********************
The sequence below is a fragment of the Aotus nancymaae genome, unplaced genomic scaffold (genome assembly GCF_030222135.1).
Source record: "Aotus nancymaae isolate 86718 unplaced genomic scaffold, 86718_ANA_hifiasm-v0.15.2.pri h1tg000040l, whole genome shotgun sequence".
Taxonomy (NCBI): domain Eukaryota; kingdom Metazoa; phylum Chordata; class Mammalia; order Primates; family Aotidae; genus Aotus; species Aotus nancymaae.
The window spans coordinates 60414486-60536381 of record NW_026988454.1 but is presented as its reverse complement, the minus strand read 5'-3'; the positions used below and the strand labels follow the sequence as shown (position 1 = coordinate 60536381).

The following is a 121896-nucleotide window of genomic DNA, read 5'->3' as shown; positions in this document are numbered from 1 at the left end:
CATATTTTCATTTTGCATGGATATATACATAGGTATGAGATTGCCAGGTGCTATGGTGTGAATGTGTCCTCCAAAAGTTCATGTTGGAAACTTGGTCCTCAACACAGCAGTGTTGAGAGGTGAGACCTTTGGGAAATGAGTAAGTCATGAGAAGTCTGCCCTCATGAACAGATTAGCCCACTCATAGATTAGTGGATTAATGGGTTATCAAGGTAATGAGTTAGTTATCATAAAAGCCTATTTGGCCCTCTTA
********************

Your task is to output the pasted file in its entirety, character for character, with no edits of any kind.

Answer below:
The sequence below is a fragment of the Aotus nancymaae genome, unplaced genomic scaffold (genome assembly GCF_030222135.1).
Source record: "Aotus nancymaae isolate 86718 unplaced genomic scaffold, 86718_ANA_hifiasm-v0.15.2.pri h1tg000040l, whole genome shotgun sequence".
Taxonomy (NCBI): domain Eukaryota; kingdom Metazoa; phylum Chordata; class Mammalia; order Primates; family Aotidae; genus Aotus; species Aotus nancymaae.
The window spans coordinates 60414486-60536381 of record NW_026988454.1 but is presented as its reverse complement, the minus strand read 5'-3'; the positions used below and the strand labels follow the sequence as shown (position 1 = coordinate 60536381).

The following is a 121896-nucleotide window of genomic DNA, read 5'->3' as shown; positions in this document are numbered from 1 at the left end:
CATATTTTCATTTTGCATGGATATATACATAGGTATGAGATTGCCAGGTGCTATGGTGTGAATGTGTCCTCCAAAAGTTCATGTTGGAAACTTGGTCCTCAACACAGCAGTGTTGAGAGGTGAGACCTTTGGGAAATGAGTAAGTCATGAGAAGTCTGCCCTCATGAACAGATTAGCCCACTCATAGATTAGTGGATTAATGGGTTATCAAGGTAATGAGTTAGTTATCATAAAAGCCTATTTGGCCCTCTTA